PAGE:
Releasing User Information Won’t Compromise Privacy, But Will Lead To More Relevant Ads

A recent article in the Wall Street Journal entitled “Your Apps Are Watching You” revealed (shockingly) that smartphone app developers are sharing certain bits of personal user information with third party companies.  (To make this post gay-related, one of the apps discussed in the article is every gay’s favorite mobile hookup site Grindr, which sends gender, location, and phone ID information to advertising firms.)

Just today, satellite television provider DirecTV announced it will launch a targeted ad platform beginning in August or September of next year amid cries of “privacy concerns.”  Back in October a study announced that Facebook might be revealing private user information to advertisers to help them better target their ads.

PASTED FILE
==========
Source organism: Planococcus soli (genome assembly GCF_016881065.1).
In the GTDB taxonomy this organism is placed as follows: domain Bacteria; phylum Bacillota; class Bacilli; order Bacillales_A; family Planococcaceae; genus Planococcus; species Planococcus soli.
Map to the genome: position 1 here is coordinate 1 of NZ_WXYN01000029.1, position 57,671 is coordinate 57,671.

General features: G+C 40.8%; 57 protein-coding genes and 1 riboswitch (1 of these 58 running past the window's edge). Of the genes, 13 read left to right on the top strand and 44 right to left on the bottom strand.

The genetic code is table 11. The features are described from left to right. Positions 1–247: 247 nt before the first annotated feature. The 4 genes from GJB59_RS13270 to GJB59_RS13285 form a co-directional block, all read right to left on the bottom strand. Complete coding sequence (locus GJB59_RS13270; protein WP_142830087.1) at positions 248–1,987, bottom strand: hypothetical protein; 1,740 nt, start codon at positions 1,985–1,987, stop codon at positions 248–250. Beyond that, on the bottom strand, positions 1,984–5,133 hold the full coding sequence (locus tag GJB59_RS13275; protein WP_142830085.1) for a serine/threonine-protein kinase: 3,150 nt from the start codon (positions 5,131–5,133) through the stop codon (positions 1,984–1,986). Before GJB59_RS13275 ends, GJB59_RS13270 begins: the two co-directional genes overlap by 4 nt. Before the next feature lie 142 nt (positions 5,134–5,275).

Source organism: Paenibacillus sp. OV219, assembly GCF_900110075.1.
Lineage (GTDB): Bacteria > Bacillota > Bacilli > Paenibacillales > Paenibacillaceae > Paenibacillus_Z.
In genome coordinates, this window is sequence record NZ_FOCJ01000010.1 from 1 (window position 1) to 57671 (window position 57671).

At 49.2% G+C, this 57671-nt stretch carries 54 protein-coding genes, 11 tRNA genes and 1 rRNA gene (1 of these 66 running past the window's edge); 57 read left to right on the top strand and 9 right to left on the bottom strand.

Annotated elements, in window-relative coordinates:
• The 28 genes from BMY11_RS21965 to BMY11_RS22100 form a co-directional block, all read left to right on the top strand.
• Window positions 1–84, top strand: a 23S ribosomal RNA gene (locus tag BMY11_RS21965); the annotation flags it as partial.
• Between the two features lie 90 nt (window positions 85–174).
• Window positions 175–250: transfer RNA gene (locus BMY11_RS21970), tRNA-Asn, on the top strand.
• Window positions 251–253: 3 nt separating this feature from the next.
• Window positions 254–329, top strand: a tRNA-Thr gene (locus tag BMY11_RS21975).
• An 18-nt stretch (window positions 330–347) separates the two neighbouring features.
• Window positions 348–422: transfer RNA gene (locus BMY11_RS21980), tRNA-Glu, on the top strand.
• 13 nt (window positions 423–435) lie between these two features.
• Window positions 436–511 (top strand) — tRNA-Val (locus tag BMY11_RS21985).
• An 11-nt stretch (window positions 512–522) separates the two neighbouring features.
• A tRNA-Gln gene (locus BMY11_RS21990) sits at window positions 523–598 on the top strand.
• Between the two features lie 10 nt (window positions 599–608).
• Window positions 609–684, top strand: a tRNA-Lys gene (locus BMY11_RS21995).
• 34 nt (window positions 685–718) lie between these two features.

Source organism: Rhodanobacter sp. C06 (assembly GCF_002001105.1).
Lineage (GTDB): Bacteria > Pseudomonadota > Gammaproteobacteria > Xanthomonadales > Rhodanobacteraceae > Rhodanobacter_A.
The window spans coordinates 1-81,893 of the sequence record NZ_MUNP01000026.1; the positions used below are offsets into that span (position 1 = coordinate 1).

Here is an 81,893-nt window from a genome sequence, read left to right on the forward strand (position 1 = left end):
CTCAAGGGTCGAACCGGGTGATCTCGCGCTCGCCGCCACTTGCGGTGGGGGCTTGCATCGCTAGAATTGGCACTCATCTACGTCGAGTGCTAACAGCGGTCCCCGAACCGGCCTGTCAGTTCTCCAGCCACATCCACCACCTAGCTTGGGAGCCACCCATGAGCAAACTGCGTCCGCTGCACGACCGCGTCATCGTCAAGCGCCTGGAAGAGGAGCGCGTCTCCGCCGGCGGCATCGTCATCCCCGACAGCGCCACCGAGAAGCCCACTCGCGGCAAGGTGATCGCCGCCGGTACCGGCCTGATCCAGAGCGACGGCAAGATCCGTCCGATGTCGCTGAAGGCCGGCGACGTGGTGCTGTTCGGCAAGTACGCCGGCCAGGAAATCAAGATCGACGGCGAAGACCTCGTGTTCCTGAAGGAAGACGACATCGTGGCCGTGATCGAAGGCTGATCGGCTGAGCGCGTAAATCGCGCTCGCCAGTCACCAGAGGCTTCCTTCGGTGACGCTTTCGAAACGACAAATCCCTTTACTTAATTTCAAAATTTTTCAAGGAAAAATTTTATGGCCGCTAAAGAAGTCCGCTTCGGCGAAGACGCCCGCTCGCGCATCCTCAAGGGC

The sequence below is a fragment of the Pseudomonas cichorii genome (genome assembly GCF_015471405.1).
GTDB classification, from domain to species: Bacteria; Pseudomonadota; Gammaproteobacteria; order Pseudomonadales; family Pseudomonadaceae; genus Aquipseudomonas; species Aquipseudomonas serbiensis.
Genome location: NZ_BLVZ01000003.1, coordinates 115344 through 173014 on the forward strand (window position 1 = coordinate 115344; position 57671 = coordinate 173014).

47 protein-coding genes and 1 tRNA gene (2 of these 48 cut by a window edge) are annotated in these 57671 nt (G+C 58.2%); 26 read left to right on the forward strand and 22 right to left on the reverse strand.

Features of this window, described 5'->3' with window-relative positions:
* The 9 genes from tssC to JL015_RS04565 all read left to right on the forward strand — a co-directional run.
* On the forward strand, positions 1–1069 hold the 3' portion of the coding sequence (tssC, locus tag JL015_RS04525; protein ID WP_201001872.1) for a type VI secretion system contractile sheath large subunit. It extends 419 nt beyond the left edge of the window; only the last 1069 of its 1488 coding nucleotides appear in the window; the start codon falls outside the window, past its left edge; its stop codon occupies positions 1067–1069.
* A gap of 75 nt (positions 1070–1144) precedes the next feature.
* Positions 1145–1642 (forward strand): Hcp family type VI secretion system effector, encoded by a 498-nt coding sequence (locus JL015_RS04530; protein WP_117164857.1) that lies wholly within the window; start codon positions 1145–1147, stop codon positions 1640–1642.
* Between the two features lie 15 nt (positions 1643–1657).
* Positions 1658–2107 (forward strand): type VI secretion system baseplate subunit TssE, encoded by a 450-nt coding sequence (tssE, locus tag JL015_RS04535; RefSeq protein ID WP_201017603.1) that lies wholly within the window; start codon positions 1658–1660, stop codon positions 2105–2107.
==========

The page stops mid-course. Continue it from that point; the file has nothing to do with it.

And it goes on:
The only thing that surprises me about these stories is that people continue to be surprised about these stories.  Sharing customer information with advertisers is nothing knew.  How do you think the telemarketing industry began?  Luckily, laws have been created to protect consumers from intrusive practices like unsolicited telemarketing, spamming, and text message marketing.

What people must realize is that the information that Grindr, DirecTV, and Facebook share will make the ads they experience more relevant to them.  Advertisers use this behavioral, contextual, demographical, and geographical information to broadcast ads that will be more pertinent, interesting and useful to the person viewing them.

Yes I’m a marketer, and yes I may be biased, but I for one welcome the opportunity to view ads that are tailored to my interests and lifestyle.  If sharing some user information means never having to watch a Monistat 7 commercial again sign me up!

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